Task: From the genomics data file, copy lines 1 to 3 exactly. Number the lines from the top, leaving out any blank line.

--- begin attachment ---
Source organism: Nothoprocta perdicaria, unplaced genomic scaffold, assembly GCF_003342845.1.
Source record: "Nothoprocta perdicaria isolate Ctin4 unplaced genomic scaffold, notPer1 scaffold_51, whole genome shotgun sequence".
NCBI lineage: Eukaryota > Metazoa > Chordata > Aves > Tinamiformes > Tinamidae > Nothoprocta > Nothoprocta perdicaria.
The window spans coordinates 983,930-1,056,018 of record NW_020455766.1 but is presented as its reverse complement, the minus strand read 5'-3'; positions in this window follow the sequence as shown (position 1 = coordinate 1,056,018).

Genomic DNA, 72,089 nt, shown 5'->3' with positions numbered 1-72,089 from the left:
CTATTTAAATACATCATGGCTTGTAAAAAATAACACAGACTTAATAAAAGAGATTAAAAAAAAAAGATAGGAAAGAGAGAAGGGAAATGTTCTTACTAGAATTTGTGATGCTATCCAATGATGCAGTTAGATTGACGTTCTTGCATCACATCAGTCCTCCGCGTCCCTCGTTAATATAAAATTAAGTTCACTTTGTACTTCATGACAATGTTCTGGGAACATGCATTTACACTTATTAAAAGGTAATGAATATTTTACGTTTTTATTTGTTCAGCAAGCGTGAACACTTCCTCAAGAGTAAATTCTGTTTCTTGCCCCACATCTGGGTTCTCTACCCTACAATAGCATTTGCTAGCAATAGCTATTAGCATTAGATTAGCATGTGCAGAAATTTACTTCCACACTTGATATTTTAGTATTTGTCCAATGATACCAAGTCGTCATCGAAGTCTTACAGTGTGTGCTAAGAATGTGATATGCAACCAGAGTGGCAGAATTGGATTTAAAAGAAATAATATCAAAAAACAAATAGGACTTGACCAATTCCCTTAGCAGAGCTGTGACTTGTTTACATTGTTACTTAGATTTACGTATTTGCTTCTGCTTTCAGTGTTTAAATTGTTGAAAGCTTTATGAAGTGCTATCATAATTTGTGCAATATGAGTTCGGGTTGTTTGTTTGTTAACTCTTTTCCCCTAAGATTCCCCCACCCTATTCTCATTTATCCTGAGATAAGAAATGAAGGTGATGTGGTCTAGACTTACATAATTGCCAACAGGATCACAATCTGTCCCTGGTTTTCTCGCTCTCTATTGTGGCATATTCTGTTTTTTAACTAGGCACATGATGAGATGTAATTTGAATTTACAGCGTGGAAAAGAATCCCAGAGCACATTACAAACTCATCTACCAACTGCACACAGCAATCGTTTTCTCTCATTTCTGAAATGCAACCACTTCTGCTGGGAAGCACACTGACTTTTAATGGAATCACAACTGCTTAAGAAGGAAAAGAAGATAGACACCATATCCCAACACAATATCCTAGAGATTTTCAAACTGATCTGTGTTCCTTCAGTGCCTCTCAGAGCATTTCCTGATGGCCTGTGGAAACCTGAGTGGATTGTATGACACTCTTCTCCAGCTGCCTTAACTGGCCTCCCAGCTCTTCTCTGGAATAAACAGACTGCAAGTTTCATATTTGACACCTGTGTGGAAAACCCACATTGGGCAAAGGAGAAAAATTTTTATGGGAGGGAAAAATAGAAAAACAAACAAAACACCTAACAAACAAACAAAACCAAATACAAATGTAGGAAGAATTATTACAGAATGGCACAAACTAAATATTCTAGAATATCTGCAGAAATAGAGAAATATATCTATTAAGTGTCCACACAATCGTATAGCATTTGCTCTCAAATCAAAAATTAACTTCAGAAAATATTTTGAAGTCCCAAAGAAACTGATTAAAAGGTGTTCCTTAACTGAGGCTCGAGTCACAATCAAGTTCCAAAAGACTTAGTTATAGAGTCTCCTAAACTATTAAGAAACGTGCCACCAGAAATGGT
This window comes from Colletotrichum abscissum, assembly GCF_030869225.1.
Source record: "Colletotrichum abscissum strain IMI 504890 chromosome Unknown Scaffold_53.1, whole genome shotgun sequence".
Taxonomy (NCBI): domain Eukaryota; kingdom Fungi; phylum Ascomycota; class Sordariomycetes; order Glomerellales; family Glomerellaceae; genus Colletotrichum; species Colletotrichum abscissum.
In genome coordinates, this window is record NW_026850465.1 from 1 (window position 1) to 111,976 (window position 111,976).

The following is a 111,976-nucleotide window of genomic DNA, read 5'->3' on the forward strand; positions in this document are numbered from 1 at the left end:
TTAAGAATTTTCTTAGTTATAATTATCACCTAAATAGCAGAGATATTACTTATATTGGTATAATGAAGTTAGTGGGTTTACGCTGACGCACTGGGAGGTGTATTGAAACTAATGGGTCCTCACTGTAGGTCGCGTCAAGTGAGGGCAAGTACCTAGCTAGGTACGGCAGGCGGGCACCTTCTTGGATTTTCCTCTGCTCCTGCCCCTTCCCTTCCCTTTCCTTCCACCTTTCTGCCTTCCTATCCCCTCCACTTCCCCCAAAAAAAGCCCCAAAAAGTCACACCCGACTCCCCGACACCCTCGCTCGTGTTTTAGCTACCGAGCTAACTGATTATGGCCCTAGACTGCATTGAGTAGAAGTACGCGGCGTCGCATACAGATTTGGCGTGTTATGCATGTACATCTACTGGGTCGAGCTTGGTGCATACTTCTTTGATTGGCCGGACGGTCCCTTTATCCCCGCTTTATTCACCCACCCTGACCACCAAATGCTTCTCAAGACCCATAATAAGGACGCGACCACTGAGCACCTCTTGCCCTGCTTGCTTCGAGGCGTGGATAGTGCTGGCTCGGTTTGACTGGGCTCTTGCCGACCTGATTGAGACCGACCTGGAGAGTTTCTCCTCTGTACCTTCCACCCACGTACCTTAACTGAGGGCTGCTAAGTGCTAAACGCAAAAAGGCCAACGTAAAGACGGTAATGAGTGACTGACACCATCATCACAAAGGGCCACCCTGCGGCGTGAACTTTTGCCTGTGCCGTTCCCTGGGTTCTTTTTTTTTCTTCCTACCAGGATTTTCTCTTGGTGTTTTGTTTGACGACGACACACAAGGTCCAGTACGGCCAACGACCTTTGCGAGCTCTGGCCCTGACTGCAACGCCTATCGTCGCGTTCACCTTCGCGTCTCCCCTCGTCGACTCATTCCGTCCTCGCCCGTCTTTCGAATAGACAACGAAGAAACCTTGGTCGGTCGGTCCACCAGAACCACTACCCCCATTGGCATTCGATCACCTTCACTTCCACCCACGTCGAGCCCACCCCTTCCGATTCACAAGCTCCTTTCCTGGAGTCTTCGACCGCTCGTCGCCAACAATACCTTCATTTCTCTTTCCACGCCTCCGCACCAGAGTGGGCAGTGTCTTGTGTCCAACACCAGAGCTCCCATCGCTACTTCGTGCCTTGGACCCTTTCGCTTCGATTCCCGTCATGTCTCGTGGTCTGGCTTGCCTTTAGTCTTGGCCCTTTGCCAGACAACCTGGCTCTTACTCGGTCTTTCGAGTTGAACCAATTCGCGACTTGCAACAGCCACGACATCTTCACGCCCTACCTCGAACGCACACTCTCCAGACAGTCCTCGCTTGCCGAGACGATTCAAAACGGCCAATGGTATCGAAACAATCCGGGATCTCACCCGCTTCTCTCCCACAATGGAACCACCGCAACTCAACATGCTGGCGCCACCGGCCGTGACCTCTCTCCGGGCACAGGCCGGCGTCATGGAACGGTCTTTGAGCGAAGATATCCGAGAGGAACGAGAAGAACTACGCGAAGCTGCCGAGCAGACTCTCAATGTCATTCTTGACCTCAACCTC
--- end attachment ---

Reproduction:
Source organism: Nothoprocta perdicaria, unplaced genomic scaffold, assembly GCF_003342845.1.
Source record: "Nothoprocta perdicaria isolate Ctin4 unplaced genomic scaffold, notPer1 scaffold_51, whole genome shotgun sequence".
NCBI lineage: Eukaryota > Metazoa > Chordata > Aves > Tinamiformes > Tinamidae > Nothoprocta > Nothoprocta perdicaria.